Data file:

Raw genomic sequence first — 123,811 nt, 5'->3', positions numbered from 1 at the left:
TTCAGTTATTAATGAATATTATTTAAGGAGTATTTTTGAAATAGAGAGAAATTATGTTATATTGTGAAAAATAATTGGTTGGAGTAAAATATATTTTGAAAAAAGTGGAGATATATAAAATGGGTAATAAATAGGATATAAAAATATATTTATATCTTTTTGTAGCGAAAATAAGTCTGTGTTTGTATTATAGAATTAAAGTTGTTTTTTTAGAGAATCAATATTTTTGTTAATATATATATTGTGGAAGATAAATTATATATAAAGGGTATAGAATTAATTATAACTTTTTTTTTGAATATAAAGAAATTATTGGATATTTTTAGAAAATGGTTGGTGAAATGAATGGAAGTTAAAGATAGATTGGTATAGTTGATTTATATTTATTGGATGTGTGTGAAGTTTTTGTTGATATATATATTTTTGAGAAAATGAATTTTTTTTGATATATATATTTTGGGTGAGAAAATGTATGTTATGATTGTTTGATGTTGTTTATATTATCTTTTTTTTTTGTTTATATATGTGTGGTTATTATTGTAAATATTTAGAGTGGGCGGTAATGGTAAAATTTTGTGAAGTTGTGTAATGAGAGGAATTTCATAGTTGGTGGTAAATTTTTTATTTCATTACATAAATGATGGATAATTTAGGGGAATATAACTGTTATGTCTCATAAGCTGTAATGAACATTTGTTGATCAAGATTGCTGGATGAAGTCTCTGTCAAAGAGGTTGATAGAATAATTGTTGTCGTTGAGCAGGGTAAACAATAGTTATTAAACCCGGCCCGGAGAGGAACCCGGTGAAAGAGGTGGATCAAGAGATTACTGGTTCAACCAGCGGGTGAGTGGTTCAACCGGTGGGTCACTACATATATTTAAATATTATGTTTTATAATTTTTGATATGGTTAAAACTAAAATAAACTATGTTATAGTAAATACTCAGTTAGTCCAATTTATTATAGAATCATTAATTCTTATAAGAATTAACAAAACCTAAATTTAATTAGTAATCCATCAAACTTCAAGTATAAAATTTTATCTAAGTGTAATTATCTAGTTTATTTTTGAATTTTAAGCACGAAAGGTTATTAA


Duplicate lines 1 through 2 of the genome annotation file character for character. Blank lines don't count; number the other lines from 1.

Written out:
Raw genomic sequence first — 123,811 nt, 5'->3', positions numbered from 1 at the left:
TTCAGTTATTAATGAATATTATTTAAGGAGTATTTTTGAAATAGAGAGAAATTATGTTATATTGTGAAAAATAATTGGTTGGAGTAAAATATATTTTGAAAAAAGTGGAGATATATAAAATGGGTAATAAATAGGATATAAAAATATATTTATATCTTTTTGTAGCGAAAATAAGTCTGTGTTTGTATTATAGAATTAAAGTTGTTTTTTTAGAGAATCAATATTTTTGTTAATATATATATTGTGGAAGATAAATTATATATAAAGGGTATAGAATTAATTATAACTTTTTTTTTGAATATAAAGAAATTATTGGATATTTTTAGAAAATGGTTGGTGAAATGAATGGAAGTTAAAGATAGATTGGTATAGTTGATTTATATTTATTGGATGTGTGTGAAGTTTTTGTTGATATATATATTTTTGAGAAAATGAATTTTTTTTGATATATATATTTTGGGTGAGAAAATGTATGTTATGATTGTTTGATGTTGTTTATATTATCTTTTTTTTTTGTTTATATATGTGTGGTTATTATTGTAAATATTTAGAGTGGGCGGTAATGGTAAAATTTTGTGAAGTTGTGTAATGAGAGGAATTTCATAGTTGGTGGTAAATTTTTTATTTCATTACATAAATGATGGATAATTTAGGGGAATATAACTGTTATGTCTCATAAGCTGTAATGAACATTTGTTGATCAAGATTGCTGGATGAAGTCTCTGTCAAAGAGGTTGATAGAATAATTGTTGTCGTTGAGCAGGGTAAACAATAGTTATTAAACCCGGCCCGGAGAGGAACCCGGTGAAAGAGGTGGATCAAGAGATTACTGGTTCAACCAGCGGGTGAGTGGTTCAACCGGTGGGTCACTACATATATTTAAATATTATGTTTTATAATTTTTGATATGGTTAAAACTAAAATAAACTATGTTATAGTAAATACTCAGTTAGTCCAATTTATTATAGAATCATTAATTCTTATAAGAATTAACAAAACCTAAATTTAATTAGTAATCCATCAAACTTCAAGTATAAAATTTTATCTAAGTGTAATTATCTAGTTTATTTTTGAATTTTAAGCACGAAAGGTTATTAA